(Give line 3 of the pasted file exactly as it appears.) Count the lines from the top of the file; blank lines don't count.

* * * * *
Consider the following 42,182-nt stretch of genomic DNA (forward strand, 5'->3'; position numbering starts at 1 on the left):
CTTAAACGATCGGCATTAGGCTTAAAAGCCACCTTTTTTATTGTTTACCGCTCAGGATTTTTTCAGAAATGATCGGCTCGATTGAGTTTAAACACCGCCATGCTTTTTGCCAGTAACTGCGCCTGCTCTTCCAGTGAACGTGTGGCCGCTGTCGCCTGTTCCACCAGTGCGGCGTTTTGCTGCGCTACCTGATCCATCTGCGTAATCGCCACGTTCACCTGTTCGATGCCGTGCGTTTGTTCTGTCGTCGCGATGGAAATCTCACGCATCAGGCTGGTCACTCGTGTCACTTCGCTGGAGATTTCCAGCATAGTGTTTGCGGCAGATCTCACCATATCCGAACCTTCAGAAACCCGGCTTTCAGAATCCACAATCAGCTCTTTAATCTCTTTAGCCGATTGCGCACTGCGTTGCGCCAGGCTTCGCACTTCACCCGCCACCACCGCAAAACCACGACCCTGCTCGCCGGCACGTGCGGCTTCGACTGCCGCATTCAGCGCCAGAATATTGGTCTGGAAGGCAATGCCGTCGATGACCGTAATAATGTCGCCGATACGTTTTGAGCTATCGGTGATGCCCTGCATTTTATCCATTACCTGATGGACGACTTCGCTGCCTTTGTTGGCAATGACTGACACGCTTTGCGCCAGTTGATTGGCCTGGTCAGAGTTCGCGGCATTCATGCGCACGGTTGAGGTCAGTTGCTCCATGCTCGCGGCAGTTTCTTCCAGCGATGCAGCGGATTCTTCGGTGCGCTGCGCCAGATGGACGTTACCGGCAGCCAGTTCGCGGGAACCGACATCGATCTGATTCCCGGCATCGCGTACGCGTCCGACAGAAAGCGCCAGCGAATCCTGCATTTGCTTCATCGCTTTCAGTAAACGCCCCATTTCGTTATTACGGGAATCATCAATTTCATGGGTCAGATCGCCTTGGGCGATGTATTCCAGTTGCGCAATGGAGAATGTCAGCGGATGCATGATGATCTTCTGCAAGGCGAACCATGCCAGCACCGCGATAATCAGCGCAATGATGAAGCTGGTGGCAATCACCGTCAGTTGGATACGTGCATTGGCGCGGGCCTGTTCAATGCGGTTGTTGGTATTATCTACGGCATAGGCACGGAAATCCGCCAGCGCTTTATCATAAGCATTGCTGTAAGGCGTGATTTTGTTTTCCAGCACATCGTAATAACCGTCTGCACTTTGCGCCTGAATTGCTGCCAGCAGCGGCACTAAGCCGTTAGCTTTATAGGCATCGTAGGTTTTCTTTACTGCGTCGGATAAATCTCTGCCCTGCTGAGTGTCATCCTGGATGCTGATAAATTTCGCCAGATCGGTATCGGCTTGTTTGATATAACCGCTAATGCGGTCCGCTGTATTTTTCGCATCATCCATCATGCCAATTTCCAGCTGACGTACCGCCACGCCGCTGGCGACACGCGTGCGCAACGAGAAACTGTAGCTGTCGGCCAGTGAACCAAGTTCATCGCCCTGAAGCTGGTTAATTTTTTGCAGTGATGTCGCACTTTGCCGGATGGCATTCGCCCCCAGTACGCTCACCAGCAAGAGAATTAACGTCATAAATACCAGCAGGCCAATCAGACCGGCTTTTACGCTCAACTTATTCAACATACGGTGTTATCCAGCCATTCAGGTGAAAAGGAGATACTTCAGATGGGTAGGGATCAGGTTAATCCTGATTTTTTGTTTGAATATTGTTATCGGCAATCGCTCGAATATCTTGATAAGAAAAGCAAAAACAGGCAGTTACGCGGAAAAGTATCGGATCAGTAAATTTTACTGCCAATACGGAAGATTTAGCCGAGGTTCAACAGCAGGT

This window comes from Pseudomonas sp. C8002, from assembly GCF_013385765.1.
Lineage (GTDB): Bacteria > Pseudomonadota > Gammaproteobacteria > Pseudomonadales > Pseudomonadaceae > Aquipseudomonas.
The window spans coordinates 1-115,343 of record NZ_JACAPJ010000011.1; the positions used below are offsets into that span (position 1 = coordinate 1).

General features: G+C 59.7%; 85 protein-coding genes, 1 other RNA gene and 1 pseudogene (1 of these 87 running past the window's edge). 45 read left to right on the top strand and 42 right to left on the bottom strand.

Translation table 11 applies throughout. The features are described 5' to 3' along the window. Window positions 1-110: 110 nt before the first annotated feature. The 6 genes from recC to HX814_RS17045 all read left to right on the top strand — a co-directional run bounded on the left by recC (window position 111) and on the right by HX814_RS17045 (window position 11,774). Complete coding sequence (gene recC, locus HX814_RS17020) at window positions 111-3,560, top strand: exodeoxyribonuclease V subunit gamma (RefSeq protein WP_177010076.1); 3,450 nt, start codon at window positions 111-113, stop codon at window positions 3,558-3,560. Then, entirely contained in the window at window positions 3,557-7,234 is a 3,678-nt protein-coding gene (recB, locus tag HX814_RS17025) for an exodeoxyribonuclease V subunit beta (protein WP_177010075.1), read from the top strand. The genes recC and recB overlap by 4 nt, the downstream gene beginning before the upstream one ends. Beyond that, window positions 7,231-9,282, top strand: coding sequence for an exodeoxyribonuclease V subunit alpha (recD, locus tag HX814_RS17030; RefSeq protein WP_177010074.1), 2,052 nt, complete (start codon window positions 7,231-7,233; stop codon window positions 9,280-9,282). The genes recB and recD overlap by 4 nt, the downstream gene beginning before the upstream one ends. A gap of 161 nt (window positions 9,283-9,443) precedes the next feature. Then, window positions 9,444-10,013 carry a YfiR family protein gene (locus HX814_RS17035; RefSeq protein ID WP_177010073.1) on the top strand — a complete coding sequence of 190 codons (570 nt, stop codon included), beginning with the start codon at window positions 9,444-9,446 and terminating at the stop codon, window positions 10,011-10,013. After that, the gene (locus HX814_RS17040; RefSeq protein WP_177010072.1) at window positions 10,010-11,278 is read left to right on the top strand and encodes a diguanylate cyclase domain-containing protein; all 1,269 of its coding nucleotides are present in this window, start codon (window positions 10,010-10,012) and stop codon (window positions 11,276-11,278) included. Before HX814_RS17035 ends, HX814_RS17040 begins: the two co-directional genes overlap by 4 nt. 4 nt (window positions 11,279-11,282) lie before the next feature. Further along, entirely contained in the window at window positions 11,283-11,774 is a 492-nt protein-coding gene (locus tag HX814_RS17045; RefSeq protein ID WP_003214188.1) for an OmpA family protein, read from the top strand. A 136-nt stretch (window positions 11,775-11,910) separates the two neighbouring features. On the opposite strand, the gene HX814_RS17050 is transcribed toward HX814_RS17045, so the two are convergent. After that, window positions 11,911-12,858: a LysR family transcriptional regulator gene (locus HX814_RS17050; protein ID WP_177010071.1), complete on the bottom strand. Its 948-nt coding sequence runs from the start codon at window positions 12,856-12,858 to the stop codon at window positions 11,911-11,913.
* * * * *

This window comes from Pseudomonas sp. C8002, from assembly GCF_013385765.1.